The Institute is the Big Bad of the Commonwealth, and are opposed by all other factions.   They are a highly secretive group of scientists living in a facility deep under the CIT (the in-universe MIT) ruins.   They are by far the most technologically advanced, having perfected a way to create synthetic humans that are indistinguishable from the real thing (the player can observe the manufacturing process for these synths).   The rest of the Commonwealth views the institute with fear; for decades the Institute had been surreptitiously meddling in the affairs of the above ground world, occasionally kidnapping people and replacing them with synthetic versions.  

The Institute seems noble otherwise.  They are primarily concerned with their own safety, and generally prefer non-violent resolutions to problems.   They view themselves as the future of humanity, and the only way to achieve their goals, which are never adequately defined.   They seem intentionally to be vague bromides without any real meaning, and the player is unable to take them at anything other than face value.

At this point in the game, Assless Chaps had been working with the Railroad, as an undercover agent in The Institute.  The Institute, at this point, "has plans," which somehow involves synths, most likely as labor, but don't elaborate on them.    Assless Chaps is now the director of the Institute, because of nepotism.  He is also assisting with a plot to free as many captive synths as possible.

Now let's step back and put the artificial human angle into some context.  I present Roy Batty:

All these moments will be lost in time.  Like tears in rain.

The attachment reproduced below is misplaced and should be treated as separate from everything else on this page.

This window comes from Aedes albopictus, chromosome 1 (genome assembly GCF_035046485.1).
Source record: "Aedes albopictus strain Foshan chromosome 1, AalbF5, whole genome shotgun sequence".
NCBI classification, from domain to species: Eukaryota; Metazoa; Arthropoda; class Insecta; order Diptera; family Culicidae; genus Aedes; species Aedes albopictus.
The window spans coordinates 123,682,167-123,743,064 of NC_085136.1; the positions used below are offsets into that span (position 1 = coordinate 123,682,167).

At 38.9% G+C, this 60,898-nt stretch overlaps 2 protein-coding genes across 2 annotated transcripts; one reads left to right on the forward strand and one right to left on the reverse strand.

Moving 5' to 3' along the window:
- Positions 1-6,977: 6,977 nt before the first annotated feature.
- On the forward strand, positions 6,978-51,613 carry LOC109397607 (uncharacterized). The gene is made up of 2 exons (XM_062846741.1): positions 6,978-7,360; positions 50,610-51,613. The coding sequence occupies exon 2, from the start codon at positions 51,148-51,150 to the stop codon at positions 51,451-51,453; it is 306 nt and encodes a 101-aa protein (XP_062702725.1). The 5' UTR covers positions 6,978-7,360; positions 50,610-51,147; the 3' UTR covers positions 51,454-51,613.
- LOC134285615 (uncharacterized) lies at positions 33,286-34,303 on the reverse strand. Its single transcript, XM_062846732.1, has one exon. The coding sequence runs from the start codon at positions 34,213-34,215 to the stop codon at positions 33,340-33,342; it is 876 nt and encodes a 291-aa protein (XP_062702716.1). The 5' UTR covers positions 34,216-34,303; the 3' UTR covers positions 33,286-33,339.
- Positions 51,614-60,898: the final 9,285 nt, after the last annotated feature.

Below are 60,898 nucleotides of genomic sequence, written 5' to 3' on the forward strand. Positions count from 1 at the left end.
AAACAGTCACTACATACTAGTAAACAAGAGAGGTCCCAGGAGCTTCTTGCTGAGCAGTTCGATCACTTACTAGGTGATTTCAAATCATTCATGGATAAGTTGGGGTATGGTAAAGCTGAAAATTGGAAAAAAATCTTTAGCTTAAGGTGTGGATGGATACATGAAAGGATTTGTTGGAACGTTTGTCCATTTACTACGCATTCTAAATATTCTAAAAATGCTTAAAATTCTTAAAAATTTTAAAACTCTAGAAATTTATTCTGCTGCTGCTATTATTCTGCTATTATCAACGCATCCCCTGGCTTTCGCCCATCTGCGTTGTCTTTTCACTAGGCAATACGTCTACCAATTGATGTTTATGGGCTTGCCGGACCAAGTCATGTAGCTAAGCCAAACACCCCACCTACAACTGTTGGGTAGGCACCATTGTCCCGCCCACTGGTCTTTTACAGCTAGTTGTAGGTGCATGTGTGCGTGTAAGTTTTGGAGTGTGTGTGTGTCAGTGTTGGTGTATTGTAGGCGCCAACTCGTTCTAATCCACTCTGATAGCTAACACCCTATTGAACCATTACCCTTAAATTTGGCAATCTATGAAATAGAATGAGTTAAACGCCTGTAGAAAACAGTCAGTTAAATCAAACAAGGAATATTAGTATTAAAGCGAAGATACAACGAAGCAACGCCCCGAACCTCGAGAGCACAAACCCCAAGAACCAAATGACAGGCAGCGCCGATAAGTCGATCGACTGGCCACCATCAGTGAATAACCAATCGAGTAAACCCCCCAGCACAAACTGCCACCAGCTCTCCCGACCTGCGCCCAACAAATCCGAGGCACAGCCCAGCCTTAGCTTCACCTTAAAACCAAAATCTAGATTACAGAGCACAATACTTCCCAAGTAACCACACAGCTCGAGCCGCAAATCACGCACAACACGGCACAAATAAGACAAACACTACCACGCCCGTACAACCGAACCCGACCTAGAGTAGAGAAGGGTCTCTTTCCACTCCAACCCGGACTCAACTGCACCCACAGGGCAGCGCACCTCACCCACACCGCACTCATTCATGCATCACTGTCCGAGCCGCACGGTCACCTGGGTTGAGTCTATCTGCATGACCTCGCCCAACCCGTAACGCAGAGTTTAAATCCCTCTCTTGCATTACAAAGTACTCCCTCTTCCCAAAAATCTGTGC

The game doesn't really explore the philosophical issues of artificial humans; instead they pit the Railroad, which believes that synths are sentient, against the Institute, which insists they aren't, and leaves it up to the player to decide who is right.   There is no further context presented in game, so unless the player has seen Blade Runner (or read Do Androids Dream of Electric Sheep), they might be more likely to approach the synthetic human question as if the Institute were right.

So, because we're all meat, and that meat is hard-wired to process information in more or less the same way, the manufacturing process of said meat matters not in whether a person is a person.  

And I couldn't get the outcome that would have progressed logically from my actions.

So at this point, the Institute wants to remove the Brotherhood of Steel from the Commonwealth, because they present the most serious threat.   The Railroad has also been forced to confront the Brotherhood, because the Brotherhood is trying to disrupt the Railroad in order to obtain access to Institute technology (synths).  

So the Railroad and Institute are in agreement: The Brotherhood must go.  But at this point, it doesn't seem possible to use the Institute to take them out, and then proceed with the Railroad's synth rescue plan.  The player is ordered to destroy the Railroad.

So ultimately, the player is forced to destroy the Institute, by detonating a nuclear reactor it contains.  It isn't possible to change the direction of the institute as its new director.   No option to attempt to restore the trust of the wasteland settlers, even if the Brotherhood must be destroyed (and frankly, their helicopters are really fucking annoying, so I won't be assisting them at all next time).

What I wanted to do was:

  1. Figure out why synths are so important, and why the Institute's official line on their sentience must so assiduously be toed.
  2. Figure out what the main plan for the commonwealth is.
  3. As director of the Institute, use my authority to implement a new policy regarding synths that doesn't involve enslaving them.
  4. As director, use my authority to effect a new approach towards dealing with wasteland residents.
  5. As director of the Institute, General of the Minutemen, and key agent of the Railroad, forge an alliance between these three organizations to work together to help the institute better help the wasteland at large, and to help change the Institute's overall image.
And none of this was possible.

I guess my complaint is that if you're trying to model complex inter-organizational relationships, then the stated goals of the organizations involved can't really be at odds with the outcomes intended by game designers.